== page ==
Why the “Tool or Science” Debate Doesn’t Matter

The article by Wright et al. discusses how GIS should be recognized and in doing so considers multiple perspectives: what is science, what is GIS, philosophical schools of knowledge and science, the field of geography as a whole, the labels that GIS could be given, as well as why the label matters.

Effectively, I think that the article reinforced my lack of opinion surrounding the question “GIS: tool or science?”. By introducing fine detail and logical arguments supporting both sides of the debate it makes it harder to reach a conclusion. This discussion reminds me of earth system modelling problems; the main ideas can be reduced and simplified to establish a basic system with one or two inputs and outputs each. Regarding GIS, if we use simple definitions for our terms, it is easy to formulate one’s opinion of what GIS is (science vs tool). However, once we try to get further insight, problems of complexity come into play. An earth system model that strives to account for every individual micro-system within the macro-system quickly becomes too complex. in my opinion, that is, to a certain extent, what Wright’s paper accomplished in my understanding off the debate. I now find that it is harder than ever to decide which arguments are the most legitimate as a result of all the contrast. These arguments are not subject to a ‘right’- ‘wrong’/ ‘valid’ – ‘invalid’ position and this leaves the debate open.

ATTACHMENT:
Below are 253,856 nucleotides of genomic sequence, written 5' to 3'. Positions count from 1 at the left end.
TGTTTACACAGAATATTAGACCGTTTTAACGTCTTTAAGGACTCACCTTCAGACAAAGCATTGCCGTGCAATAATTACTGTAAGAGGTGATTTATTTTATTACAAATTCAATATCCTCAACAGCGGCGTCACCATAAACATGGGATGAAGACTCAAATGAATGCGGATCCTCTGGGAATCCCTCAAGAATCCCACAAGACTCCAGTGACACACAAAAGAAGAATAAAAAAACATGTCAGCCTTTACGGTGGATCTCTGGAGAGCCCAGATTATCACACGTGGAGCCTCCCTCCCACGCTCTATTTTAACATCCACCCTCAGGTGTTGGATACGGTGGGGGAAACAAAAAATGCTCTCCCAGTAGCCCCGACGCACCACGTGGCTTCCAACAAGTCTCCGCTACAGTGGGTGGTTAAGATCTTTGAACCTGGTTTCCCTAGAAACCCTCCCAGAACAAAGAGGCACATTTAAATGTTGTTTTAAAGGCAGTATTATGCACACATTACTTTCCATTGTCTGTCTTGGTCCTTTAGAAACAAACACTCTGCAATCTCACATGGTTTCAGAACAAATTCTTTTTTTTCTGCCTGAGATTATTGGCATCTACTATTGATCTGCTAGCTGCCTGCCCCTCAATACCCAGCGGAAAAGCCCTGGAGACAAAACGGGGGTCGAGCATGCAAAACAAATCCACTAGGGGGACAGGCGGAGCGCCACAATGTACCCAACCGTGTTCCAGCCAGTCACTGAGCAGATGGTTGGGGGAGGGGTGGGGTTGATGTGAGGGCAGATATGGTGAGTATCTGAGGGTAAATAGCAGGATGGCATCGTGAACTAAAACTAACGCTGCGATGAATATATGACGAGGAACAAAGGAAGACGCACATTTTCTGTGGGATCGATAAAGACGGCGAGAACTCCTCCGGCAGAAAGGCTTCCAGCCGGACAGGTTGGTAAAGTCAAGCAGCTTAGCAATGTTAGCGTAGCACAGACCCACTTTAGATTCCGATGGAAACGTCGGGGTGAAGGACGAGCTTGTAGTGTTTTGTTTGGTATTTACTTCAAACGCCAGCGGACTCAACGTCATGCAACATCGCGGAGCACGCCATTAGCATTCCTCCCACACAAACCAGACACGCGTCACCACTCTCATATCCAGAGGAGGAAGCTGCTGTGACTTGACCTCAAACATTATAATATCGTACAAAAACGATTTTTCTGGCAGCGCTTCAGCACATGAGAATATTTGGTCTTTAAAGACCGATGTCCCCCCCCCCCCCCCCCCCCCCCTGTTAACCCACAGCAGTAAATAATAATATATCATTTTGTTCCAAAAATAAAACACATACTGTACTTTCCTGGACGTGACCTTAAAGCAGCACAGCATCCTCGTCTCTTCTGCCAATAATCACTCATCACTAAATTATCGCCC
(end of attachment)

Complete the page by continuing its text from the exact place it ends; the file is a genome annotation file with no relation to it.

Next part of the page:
But, unlike the earth system example where intricacies add accuracy to the model, examining the intricacies of this debate do not improve results. As I was reading, I asked myself the question “why does this debate even matter?”. If using GIS as a tool or science allows users to gain insight into our world, what matters should be the discoveries themselves; not the debate over the label of science. After turning the page and seeing the section labeled “Why Does Science Matter?”, I felt like I wasn’t going to be getting the answers I might have hoped for. The author makes the claim that the role of science does matter. This claim, although passive, leads me to believe that the author believes that the ‘Science’ label is important to him and the legitimacy of the field. However, the legitimacy of GIS related discoveries and theories should be founded in their truth, accuracy, and acceptance of peer. Even though interesting, the debate over the label of “Science”, does not improve nor degrade the quality and usefulness of the results of any GIS related project.

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